All About Jazz

Home » Articles » Interviews

Dear All About Jazz Readers,

If you're familiar with All About Jazz, you know that we've dedicated over two decades to supporting jazz as an art form, and more importantly, the creative musicians who make it. Our enduring commitment has made All About Jazz one of the most culturally important websites of its kind in the world reaching hundreds of thousands of readers every month. However, to expand our offerings and develop new means to foster jazz discovery we need your help.

You can become a sustaining member for a modest $20 and in return, we'll immediately hide those pesky Google ads PLUS deliver exclusive content and provide access to future articles for a full year! This combination will not only improve your AAJ experience, it will allow us to continue to rigorously build on the great work we first started in 1995. Read on to view our project ideas...

709

John Lee Hooker Jr.: All Odds Against Me

By

Sign in to view read count
I have never been in the shadows of my dad. I carry on a legacy that's broad and wide, and as deep as his shoes were, I don't try to step into them. For if I did, I can acknowledge, that I'd break my neck because they're too big. He was a giant.
For many, growing up in someone else's shadow is daunting, particularly when that someone is a looming, legendary figure known worldwide. Eclipsed by that someone, a musician may constantly hear comparisons drawn as they try to establish themselves and their career.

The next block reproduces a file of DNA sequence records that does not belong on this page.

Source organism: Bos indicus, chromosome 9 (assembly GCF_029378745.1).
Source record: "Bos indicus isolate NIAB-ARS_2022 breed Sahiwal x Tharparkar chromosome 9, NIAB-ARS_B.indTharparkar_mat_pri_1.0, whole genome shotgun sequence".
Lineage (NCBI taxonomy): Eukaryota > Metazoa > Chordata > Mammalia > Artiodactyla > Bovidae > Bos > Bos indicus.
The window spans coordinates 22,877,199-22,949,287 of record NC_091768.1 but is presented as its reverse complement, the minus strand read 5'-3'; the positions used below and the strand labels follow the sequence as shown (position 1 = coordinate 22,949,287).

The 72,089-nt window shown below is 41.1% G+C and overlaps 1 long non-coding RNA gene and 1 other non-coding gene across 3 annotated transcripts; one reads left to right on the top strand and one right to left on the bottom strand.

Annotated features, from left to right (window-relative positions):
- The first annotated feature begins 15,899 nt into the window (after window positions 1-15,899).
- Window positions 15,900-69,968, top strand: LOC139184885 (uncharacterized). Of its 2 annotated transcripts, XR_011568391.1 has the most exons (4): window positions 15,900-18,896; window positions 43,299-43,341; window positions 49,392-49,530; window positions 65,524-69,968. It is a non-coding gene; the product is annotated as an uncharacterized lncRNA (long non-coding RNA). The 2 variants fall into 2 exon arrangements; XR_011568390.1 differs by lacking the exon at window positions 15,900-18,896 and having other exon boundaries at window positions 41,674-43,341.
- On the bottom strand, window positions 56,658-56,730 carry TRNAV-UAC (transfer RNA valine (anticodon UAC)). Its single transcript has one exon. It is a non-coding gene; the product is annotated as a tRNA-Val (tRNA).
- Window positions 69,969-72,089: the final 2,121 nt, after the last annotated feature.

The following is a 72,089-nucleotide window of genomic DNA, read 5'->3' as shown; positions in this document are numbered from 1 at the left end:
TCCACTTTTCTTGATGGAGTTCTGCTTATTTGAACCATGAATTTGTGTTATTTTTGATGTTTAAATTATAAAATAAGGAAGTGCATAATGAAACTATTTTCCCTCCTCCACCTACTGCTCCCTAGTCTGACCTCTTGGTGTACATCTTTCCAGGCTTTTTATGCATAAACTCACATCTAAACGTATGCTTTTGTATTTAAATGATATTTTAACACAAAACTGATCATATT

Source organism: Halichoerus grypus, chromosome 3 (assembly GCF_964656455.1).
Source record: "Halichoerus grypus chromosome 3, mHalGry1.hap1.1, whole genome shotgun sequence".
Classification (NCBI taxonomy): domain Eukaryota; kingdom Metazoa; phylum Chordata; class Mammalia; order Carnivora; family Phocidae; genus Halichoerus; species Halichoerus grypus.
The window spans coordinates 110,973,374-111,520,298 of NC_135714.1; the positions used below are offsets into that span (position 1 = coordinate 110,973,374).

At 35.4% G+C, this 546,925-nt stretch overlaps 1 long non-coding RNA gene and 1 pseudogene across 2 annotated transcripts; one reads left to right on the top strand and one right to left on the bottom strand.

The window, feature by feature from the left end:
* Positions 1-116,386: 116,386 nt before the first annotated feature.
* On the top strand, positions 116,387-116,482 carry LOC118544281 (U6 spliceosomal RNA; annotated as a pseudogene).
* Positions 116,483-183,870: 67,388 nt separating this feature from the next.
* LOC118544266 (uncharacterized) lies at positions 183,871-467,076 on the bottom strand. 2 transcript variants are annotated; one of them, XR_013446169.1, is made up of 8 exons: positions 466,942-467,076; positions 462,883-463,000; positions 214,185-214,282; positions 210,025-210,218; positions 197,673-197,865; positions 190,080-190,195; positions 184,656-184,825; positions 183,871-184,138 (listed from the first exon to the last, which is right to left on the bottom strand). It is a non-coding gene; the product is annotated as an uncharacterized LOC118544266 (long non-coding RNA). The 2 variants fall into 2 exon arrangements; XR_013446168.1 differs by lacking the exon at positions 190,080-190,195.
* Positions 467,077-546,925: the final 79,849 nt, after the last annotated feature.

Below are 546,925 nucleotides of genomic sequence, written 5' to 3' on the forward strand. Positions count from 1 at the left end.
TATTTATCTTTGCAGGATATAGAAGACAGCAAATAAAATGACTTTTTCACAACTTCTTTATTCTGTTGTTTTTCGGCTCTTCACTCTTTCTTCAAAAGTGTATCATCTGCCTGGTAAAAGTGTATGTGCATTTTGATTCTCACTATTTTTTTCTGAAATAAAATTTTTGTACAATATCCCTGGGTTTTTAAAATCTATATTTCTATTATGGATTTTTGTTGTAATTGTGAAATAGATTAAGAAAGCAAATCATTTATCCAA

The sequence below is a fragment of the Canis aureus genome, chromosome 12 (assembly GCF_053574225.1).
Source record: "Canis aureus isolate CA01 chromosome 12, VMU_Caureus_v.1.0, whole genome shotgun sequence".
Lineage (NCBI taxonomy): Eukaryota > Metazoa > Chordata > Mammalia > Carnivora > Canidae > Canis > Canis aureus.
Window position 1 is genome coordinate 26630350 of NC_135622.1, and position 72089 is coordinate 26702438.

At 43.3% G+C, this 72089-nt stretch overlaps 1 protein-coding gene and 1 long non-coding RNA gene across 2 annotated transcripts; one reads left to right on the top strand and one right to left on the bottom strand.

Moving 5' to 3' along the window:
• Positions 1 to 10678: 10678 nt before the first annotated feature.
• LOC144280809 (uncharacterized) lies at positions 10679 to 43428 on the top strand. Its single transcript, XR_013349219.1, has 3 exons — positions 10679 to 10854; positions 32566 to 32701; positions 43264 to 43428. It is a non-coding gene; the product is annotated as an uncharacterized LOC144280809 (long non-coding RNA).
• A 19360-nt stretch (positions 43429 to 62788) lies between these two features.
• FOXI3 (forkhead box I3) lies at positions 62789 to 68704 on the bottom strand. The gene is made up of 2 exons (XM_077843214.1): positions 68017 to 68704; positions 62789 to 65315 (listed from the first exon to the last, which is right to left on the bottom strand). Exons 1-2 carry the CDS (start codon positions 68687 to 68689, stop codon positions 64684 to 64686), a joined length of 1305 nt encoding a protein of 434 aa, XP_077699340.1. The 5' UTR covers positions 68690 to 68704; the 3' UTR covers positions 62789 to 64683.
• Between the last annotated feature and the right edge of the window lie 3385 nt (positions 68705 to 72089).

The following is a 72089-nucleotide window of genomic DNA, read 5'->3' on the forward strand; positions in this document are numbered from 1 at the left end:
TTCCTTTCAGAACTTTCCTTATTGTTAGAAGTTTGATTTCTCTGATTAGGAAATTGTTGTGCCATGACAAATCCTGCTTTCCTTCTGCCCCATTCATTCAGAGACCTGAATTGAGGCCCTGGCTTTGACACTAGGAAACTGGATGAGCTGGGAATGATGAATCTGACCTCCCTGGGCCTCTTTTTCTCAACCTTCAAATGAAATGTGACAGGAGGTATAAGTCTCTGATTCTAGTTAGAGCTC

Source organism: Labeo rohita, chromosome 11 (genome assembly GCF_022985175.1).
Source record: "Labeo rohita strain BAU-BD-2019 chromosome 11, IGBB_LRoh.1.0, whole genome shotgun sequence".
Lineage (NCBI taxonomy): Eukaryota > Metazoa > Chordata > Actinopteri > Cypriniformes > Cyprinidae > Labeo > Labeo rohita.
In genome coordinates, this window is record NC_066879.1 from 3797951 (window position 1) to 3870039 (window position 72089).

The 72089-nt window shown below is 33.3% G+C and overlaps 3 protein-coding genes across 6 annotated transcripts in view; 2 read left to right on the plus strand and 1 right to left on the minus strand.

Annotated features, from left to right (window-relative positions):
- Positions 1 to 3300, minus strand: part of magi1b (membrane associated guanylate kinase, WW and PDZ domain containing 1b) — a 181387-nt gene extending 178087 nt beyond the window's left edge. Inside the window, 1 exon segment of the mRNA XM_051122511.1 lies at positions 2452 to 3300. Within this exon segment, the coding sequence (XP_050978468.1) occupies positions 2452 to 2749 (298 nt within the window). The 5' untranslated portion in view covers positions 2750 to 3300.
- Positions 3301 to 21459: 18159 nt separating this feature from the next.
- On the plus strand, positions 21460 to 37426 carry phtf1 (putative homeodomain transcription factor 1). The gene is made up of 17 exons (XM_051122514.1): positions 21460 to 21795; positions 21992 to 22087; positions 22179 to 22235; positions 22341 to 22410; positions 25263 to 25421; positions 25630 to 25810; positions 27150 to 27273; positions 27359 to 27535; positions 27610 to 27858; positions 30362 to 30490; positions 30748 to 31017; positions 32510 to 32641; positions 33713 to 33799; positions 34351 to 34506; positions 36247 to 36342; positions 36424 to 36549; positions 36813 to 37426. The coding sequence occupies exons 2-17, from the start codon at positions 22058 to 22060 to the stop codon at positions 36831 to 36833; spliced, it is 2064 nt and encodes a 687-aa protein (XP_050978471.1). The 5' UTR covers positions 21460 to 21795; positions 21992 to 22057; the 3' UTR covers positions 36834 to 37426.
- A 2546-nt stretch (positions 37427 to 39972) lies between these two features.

This is not the case for John Lee Hooker Jr. Born the son of blues great John Lee Hooker, he acknowledges the significant contribution his father made to music, and knows he was never overshadowed by his father. Rather, he was born to and carries on a legacy that's both broad and wide.

Born in the Motor City, John Lee Hooker Jr. has Delta blues blood running through his Detriot veins. He grew up knowing he was part of this heritage. He demonstrated it as early as eight years of age, when Junior performed on Detroit's WJBK radio station, and by the time he was 16 had played at such prestigious venues as Detroit's Fox Theater, alongside other legendary blues greats such as Jimmy Reed. By the time he was 18, he would join his father to play on Hooker's Sr.'s album Live at Soledad Prison (ABC Records).

Unfortunately, while living the life of a bluesman, he succumbed to the demons that can sometimes surround it, derailing his musical career for many years. Drugs, alcohol, divorce and incarceration nearly brought his once-promising career to a screeching halt. But it was living the blues and his faith in God resurrected Hooker Jr.

In 2004, he released what he refers to as his "celebratory redemption." Aptly named, Blues with a Vengeance (Kent Records). It came out with a vengeance. It earned him a Grammy nomination in the Traditional Blues Album category and a nomination for a distinguished W.C. Handy Award as Best New Artist Debut. The California Music Awards (formerly the BAMMYS) named Blues with a Vengeance 2004's Outstanding Blues Album of the Year, and the Bay Area Blues Society presented him with the 2004 Comeback Artist of the Year award.

His second release Cold As Ice (Telarc Records), released June of 2006, showed his progression as a contemporary blues artist.

On his recently released All Odds Against Me, he continues to carry blues into the 21st century. The 12-song album, released domestically on Hooker Jr.'s own Steppin' Stone Records and in Europe on Jazzhaus Records, is his first effort to include only new and original tracks, a contrast his previous solo projects.